Apoliticism and Qualifications for leadership.

Apoliticism is apathy or antipathy towards all political affiliations. A person may be described as apolitical if they are not interested or uninvolved in politics. Being apolitical can also refer to situations in which people take an unbiased position regarding political matters. As usual, I have written something about them before. These are mainly the elite or I would say second-class bourgeoisie citizens, they don’t want anything to do with the politics of the country, they’re always on the sidelines on their video game consoles and not minding how things are run. They only get concerned with the politics when the fuel prices rise because guess what, they have private means of transportation and have never known what public transportation is about. When you hear these folks opine on leadership in Africa, it has to be a Havard graduate or an LSE candidate to qualify for leadership, then they can take a back seat and do nothing as always. Most of our elites are black Europeans who are enslaved mentally and try to imitate a white man’s way of looking at leadership. Colonization was so bad that most of the African elites think that one needs Qualifications for leadership.

Before he was elected, Ukrainian president Volodymyr Zelensky was a comedian with no political experience; but now he’s gaining admiration around the world for his resolve. The elite of the day felt that a president has to be a lawyer, economist or someone who is well educated.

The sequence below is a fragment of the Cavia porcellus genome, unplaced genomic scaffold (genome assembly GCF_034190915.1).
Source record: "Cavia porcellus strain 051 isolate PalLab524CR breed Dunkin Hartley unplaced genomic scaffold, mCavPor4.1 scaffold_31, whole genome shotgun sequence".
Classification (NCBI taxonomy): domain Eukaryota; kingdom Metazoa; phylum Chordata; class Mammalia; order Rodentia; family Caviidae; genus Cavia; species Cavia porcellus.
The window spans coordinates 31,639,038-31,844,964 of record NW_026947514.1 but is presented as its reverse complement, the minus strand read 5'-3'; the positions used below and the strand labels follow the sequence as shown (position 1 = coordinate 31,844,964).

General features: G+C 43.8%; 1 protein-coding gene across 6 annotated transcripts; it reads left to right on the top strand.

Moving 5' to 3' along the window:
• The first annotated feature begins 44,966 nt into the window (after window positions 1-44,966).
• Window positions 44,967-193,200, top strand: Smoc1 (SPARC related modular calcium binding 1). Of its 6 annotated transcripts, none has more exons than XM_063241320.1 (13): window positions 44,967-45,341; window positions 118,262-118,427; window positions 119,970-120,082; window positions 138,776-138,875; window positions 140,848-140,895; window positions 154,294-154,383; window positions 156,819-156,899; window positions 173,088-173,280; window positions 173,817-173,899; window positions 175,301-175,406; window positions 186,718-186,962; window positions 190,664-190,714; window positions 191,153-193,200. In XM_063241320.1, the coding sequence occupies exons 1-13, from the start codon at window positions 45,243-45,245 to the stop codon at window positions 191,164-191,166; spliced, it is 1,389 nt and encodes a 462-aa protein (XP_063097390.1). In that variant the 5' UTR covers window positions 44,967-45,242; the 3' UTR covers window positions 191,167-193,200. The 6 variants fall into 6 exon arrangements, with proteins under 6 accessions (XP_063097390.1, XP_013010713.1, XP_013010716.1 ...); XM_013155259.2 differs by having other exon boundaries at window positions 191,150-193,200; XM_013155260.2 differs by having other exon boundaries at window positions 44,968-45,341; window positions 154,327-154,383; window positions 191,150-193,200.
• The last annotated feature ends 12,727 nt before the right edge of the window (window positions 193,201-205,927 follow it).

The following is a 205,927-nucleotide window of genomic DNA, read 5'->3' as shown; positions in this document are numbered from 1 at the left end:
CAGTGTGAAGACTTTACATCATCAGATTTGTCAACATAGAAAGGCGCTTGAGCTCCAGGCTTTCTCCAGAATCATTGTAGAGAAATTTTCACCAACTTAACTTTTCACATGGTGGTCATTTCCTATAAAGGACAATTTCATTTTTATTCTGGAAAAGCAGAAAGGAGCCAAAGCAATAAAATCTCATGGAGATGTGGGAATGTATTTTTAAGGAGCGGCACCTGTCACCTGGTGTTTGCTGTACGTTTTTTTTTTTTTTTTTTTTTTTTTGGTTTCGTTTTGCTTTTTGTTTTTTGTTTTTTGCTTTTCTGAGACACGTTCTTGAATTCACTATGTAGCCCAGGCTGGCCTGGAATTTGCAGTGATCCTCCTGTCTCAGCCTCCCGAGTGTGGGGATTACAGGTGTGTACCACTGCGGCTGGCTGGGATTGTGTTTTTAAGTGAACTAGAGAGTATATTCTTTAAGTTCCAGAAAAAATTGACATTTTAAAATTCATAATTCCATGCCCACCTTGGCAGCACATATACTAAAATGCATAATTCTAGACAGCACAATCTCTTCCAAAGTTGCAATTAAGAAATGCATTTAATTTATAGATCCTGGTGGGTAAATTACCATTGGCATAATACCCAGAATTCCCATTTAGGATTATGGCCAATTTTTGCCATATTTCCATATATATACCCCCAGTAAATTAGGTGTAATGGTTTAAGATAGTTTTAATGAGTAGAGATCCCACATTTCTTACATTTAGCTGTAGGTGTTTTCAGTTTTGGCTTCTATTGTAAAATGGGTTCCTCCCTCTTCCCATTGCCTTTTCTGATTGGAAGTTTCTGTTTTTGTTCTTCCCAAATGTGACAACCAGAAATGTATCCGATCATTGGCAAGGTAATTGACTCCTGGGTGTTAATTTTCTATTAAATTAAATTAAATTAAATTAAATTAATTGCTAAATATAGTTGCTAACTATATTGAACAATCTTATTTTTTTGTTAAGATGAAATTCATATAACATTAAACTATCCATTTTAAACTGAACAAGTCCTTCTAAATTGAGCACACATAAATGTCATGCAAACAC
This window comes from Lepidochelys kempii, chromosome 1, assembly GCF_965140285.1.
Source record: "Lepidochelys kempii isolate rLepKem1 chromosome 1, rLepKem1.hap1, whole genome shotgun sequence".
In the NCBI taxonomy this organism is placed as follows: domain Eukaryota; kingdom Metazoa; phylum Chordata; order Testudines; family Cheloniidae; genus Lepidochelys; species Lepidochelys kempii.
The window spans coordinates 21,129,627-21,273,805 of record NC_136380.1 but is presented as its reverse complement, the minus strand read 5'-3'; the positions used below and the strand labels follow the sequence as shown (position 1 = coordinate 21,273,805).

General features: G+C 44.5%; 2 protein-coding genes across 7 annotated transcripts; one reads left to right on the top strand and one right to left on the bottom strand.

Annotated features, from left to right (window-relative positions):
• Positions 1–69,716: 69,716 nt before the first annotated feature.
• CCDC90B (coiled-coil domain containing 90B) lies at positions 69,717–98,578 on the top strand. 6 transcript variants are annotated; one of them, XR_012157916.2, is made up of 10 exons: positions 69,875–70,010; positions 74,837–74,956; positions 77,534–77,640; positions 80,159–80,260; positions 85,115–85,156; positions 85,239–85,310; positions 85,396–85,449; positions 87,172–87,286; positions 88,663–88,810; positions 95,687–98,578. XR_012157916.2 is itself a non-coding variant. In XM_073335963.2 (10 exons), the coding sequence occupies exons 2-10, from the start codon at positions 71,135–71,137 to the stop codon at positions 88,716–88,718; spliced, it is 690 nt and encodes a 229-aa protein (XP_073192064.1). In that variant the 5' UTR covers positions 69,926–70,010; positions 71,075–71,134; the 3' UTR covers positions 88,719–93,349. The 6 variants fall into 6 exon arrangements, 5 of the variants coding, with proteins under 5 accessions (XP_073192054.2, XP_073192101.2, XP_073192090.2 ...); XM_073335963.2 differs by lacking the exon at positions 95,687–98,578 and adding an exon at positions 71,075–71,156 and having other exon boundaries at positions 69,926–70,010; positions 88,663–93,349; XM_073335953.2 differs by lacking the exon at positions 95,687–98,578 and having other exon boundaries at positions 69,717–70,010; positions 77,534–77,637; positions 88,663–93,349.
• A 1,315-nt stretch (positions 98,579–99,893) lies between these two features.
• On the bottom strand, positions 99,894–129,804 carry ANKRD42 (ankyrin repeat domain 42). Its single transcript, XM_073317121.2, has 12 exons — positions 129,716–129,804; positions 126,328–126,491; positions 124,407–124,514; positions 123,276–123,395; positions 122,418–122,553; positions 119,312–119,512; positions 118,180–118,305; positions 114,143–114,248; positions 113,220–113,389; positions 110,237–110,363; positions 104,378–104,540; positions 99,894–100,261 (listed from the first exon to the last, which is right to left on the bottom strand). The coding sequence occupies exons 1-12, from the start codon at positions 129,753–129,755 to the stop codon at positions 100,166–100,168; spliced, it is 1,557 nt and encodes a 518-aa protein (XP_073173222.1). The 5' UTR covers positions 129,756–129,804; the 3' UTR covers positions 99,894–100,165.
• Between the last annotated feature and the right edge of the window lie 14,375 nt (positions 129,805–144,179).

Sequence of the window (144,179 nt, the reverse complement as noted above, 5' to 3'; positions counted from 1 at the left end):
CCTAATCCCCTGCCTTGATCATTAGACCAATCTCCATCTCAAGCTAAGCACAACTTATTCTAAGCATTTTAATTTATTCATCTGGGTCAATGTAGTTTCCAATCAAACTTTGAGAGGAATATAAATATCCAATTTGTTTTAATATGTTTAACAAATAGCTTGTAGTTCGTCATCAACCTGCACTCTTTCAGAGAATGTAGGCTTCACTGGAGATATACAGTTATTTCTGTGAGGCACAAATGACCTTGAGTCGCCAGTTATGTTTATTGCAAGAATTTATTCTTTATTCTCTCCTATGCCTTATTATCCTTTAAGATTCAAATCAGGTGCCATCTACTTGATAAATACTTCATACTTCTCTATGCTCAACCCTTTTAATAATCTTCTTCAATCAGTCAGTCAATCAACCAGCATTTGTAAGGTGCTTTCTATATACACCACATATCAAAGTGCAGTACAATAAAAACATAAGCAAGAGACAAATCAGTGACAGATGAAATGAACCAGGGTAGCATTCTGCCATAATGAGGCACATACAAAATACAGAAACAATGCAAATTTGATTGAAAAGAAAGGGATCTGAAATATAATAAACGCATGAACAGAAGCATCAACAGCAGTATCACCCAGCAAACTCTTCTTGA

I guess that answers critics of Kyagulanyi Robert who argued that Uganda can’t be led by an “unserious” musician. In 2021, Robert Kyagulanyi vied for presidency and was dismissed as a joker and someone who should stick to Entertainment. Majority of our so called elite have failed to do an introspection on how people like Kyagulanyi rise and are willing to lock horns for leadership but as expected, continue to trivialize the qualification bit.

While Education and qualifications are very important in a country like Uganda and Africa that has shifted to a knowledge-based economy, we must never fall into the liberal trap of judging people’s capacity to lead on academic qualifications alone.
When Julius Malema of Republic of South Africa entered the political scene, he was mocked by everyone, derided as a baffoon and an idiot with sad results. His symbol in Woodwork was a particular point of ridicule.
But no honest person can call Julius stupid and certainly, no-one can claim he’s incapable of leading. We may question his leadership style, we may say he’s dictatorial, we may say he’s narcissistic, but a leader he is. He has redefined the political milieu of his country and now leads the second biggest opposition in RSA ; a party that’s also making a huge impact in institutions of higher learning. This is not the works of an incompetent person but a rather brilliant person who was ridiculed by the usual elites as not matching up to leadership.
So I’m saying let’s discuss the importance of education as much as is necessary because indeed education is necessary to a developing country like ours. But we must never be so reductionist as to regard education as a single determinant of a person’s capacity to lead. History evidences a different reality.

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